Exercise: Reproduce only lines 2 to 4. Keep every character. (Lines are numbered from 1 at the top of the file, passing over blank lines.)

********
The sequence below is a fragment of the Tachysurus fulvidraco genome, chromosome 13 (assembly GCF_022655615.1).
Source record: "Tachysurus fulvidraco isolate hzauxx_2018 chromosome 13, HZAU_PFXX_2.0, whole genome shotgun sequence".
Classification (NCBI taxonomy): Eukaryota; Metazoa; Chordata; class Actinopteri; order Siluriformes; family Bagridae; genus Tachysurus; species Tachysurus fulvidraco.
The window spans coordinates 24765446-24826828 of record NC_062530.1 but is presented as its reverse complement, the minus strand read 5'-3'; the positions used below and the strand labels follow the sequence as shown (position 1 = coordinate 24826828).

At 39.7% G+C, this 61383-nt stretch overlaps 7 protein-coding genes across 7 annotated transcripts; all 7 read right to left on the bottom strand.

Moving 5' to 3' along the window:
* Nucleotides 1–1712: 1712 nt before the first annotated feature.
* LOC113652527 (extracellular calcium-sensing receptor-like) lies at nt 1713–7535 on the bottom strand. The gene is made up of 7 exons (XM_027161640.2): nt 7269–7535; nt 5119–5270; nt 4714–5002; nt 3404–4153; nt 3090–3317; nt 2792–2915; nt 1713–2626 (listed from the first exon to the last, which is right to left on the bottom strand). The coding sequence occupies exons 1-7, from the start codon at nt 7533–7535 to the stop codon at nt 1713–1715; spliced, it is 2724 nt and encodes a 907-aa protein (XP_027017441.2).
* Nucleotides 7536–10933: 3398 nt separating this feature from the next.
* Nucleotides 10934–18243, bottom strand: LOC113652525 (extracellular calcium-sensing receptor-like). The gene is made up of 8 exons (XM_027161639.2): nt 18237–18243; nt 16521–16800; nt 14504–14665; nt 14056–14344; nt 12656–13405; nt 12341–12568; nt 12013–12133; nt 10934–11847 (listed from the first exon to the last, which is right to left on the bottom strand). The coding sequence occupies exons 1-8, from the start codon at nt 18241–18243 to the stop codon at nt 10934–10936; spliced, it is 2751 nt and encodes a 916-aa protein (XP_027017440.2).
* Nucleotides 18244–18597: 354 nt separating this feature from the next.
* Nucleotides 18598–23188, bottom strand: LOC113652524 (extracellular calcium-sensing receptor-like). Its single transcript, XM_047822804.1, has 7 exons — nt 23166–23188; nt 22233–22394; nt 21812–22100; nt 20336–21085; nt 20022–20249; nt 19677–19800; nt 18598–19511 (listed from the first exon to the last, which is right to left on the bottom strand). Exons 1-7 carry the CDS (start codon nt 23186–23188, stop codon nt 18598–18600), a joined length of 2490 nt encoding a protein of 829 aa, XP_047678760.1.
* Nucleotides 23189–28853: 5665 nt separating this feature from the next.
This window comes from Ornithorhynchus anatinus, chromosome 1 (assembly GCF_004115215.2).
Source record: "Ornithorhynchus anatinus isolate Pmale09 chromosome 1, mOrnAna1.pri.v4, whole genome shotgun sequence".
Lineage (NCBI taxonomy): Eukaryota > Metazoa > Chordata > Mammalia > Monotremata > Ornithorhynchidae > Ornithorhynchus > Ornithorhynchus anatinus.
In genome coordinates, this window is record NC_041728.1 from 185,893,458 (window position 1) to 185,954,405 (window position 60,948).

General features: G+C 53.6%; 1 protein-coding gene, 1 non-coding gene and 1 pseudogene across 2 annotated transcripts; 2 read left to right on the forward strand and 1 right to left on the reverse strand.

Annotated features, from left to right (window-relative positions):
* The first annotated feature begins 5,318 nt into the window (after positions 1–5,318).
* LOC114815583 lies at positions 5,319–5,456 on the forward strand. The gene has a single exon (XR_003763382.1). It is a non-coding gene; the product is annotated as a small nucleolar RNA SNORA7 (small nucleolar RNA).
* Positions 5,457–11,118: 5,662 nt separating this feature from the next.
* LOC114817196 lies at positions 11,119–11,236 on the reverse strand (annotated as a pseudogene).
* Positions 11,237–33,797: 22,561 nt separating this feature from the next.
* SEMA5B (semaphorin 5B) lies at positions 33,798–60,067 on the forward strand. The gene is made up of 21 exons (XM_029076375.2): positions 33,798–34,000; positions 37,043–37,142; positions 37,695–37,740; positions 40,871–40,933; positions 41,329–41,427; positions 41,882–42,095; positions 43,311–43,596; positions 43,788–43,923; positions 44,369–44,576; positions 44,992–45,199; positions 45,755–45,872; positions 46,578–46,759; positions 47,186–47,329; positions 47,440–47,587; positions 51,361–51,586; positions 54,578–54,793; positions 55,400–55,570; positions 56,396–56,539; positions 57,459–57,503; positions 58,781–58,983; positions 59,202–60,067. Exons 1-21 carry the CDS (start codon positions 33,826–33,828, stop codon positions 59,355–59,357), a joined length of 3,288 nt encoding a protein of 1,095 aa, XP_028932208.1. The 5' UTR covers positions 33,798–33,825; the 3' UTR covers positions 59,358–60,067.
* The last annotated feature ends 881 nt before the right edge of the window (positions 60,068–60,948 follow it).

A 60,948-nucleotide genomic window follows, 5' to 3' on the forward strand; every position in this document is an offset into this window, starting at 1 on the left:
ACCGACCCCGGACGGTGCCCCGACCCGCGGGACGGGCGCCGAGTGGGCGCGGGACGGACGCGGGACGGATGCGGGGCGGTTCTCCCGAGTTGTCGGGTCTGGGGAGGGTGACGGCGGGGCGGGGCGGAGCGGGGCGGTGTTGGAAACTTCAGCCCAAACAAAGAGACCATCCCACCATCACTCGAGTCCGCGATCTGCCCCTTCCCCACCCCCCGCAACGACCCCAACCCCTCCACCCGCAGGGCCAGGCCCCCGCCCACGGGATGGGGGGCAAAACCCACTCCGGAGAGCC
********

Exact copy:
Source record: "Tachysurus fulvidraco isolate hzauxx_2018 chromosome 13, HZAU_PFXX_2.0, whole genome shotgun sequence".
Classification (NCBI taxonomy): Eukaryota; Metazoa; Chordata; class Actinopteri; order Siluriformes; family Bagridae; genus Tachysurus; species Tachysurus fulvidraco.
The window spans coordinates 24765446-24826828 of record NC_062530.1 but is presented as its reverse complement, the minus strand read 5'-3'; the positions used below and the strand labels follow the sequence as shown (position 1 = coordinate 24826828).